Why Facebook's news feed changes are bad news for democracy | Emily Bell
News organisations say they have seen a steady drop off in Facebook referred traffic
“Homepage. Even the word sounds old. We bring the news to your social feed.” A week ago this is what you would have found on the not-the-homepage of the millennial-focused video site Now This News. Icons for Snapchat, Instagram, Twitter and Facebook guided viewers out on to the social web where the real action was. Click there now and it is a different story: social media icons have been relegated to the very bottom of the page, while stories like “Unicorn Noodles Are Now A Thing” and “Cape Town is Going to Run Out of Water” are plastered over Now This videos.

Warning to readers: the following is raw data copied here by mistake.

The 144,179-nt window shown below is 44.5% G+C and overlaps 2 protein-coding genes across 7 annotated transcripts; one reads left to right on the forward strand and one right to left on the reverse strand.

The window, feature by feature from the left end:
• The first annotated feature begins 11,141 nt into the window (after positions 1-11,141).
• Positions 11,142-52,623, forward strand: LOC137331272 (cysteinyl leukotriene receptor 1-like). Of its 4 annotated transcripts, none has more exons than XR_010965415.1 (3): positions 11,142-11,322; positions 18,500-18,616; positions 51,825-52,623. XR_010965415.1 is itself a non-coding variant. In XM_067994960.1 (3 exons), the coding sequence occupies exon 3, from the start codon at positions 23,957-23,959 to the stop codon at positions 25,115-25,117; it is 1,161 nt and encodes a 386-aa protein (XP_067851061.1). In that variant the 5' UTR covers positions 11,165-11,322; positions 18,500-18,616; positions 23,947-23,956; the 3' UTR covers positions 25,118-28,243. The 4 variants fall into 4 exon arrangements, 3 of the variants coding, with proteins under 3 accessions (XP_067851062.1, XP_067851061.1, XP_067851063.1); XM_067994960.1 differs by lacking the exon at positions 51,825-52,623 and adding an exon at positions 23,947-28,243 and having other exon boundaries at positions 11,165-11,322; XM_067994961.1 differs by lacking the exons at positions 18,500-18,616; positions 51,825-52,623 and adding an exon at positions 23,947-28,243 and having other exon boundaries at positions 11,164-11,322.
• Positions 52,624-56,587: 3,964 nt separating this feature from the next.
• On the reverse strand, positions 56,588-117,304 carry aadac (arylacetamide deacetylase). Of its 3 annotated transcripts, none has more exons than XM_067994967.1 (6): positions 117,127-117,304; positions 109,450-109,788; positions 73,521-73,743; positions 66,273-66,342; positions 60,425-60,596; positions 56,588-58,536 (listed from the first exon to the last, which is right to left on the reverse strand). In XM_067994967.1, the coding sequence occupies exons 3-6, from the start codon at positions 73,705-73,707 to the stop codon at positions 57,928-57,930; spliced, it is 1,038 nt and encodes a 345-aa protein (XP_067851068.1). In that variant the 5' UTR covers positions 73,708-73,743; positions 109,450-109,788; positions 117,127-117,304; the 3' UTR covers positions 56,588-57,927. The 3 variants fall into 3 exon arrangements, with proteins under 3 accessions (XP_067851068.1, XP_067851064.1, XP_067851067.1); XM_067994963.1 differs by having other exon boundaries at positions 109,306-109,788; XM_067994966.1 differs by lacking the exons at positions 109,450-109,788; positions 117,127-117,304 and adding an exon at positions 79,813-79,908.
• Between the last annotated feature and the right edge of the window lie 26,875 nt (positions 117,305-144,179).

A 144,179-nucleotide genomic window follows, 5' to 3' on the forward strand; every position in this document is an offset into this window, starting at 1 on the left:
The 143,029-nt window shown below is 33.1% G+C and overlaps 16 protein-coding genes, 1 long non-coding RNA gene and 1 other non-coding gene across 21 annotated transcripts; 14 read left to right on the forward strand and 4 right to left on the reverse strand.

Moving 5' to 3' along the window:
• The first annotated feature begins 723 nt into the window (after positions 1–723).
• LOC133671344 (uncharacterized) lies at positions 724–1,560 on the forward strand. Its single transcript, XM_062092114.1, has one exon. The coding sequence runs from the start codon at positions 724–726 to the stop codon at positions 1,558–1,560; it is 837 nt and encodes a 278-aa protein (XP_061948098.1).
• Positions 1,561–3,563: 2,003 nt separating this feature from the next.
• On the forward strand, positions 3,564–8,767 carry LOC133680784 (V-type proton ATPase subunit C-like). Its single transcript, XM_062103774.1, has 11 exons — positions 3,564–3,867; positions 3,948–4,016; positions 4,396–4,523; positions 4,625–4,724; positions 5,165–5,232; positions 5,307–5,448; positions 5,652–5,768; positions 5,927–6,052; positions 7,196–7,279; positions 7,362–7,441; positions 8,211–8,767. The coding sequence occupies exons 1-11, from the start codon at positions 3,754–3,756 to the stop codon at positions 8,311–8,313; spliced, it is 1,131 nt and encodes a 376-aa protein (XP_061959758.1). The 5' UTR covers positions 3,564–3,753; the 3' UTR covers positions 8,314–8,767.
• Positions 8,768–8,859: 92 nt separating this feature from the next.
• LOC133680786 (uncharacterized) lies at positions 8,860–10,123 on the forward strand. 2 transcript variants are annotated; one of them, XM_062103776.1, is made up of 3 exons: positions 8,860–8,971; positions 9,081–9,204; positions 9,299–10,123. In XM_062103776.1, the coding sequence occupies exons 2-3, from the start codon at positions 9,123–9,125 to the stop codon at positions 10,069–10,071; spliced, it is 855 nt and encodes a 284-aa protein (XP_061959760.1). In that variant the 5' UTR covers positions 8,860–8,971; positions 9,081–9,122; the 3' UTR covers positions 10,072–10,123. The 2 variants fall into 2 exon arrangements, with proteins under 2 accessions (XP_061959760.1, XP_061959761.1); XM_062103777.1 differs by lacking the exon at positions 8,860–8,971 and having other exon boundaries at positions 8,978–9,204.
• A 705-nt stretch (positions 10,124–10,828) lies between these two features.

The homepage is back, and not just for those chronically old people over 40, but for every news organisation that wants to survive falling off the great Facebook cliff of 2018. Because last week Facebook announced it was changing its recipe for the news feed – the stream of posts anyone sees when they open up their account – and that the net effect would be to promote more things posted by family and friends, and fewer things produced by publishers.